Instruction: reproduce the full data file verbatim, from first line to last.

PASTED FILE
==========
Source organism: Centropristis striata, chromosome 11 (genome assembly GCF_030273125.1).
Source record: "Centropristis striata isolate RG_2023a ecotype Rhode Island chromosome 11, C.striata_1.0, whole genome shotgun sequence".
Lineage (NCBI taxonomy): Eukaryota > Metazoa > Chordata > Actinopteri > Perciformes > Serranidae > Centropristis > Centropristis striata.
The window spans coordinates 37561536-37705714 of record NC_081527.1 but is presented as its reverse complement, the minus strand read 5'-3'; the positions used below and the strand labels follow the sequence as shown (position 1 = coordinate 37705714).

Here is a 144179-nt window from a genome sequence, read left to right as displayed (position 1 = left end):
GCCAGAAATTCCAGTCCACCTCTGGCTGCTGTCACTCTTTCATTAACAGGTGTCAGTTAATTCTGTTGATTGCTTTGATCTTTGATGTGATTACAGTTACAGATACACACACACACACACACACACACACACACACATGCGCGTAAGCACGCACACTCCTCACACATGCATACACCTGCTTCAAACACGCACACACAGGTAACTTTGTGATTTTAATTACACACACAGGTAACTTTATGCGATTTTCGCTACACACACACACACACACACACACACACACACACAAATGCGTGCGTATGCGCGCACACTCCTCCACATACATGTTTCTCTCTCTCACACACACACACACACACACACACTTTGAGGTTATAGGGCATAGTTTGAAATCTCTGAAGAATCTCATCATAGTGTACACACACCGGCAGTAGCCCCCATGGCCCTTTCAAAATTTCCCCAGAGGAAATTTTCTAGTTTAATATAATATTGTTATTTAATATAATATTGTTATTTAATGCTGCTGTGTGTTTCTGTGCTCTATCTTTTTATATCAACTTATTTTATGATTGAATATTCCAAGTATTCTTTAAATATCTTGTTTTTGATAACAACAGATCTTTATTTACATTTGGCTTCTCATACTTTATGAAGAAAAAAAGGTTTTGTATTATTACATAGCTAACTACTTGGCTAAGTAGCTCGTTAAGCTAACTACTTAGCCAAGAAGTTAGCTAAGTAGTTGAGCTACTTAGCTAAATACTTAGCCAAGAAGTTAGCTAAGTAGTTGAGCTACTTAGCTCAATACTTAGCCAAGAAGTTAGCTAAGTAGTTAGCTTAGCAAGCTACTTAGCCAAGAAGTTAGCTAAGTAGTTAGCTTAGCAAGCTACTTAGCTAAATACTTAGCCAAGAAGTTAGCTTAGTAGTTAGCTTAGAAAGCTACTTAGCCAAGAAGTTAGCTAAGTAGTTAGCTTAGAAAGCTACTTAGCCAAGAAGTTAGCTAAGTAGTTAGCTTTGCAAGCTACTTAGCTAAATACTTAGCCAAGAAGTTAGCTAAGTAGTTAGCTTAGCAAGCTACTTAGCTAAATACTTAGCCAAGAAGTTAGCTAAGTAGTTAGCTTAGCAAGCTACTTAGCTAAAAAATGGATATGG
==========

Source organism: Centropristis striata, chromosome 11 (genome assembly GCF_030273125.1).
Source record: "Centropristis striata isolate RG_2023a ecotype Rhode Island chromosome 11, C.striata_1.0, whole genome shotgun sequence".
Lineage (NCBI taxonomy): Eukaryota > Metazoa > Chordata > Actinopteri > Perciformes > Serranidae > Centropristis > Centropristis striata.
The window spans coordinates 37561536-37705714 of record NC_081527.1 but is presented as its reverse complement, the minus strand read 5'-3'; the positions used below and the strand labels follow the sequence as shown (position 1 = coordinate 37705714).

Here is a 144179-nt window from a genome sequence, read left to right as displayed (position 1 = left end):
GCCAGAAATTCCAGTCCACCTCTGGCTGCTGTCACTCTTTCATTAACAGGTGTCAGTTAATTCTGTTGATTGCTTTGATCTTTGATGTGATTACAGTTACAGATACACACACACACACACACACACACACACACACATGCGCGTAAGCACGCACACTCCTCACACATGCATACACCTGCTTCAAACACGCACACACAGGTAACTTTGTGATTTTAATTACACACACAGGTAACTTTATGCGATTTTCGCTACACACACACACACACACACACACACACACACACAAATGCGTGCGTATGCGCGCACACTCCTCCACATACATGTTTCTCTCTCTCACACACACACACACACACACACACTTTGAGGTTATAGGGCATAGTTTGAAATCTCTGAAGAATCTCATCATAGTGTACACACACCGGCAGTAGCCCCCATGGCCCTTTCAAAATTTCCCCAGAGGAAATTTTCTAGTTTAATATAATATTGTTATTTAATATAATATTGTTATTTAATGCTGCTGTGTGTTTCTGTGCTCTATCTTTTTATATCAACTTATTTTATGATTGAATATTCCAAGTATTCTTTAAATATCTTGTTTTTGATAACAACAGATCTTTATTTACATTTGGCTTCTCATACTTTATGAAGAAAAAAAGGTTTTGTATTATTACATAGCTAACTACTTGGCTAAGTAGCTCGTTAAGCTAACTACTTAGCCAAGAAGTTAGCTAAGTAGTTGAGCTACTTAGCTAAATACTTAGCCAAGAAGTTAGCTAAGTAGTTGAGCTACTTAGCTCAATACTTAGCCAAGAAGTTAGCTAAGTAGTTAGCTTAGCAAGCTACTTAGCCAAGAAGTTAGCTAAGTAGTTAGCTTAGCAAGCTACTTAGCTAAATACTTAGCCAAGAAGTTAGCTTAGTAGTTAGCTTAGAAAGCTACTTAGCCAAGAAGTTAGCTAAGTAGTTAGCTTAGAAAGCTACTTAGCCAAGAAGTTAGCTAAGTAGTTAGCTTTGCAAGCTACTTAGCTAAATACTTAGCCAAGAAGTTAGCTAAGTAGTTAGCTTAGCAAGCTACTTAGCTAAATACTTAGCCAAGAAGTTAGCTAAGTAGTTAGCTTAGCAAGCTACTTAGCTAAAAAATGGATATGG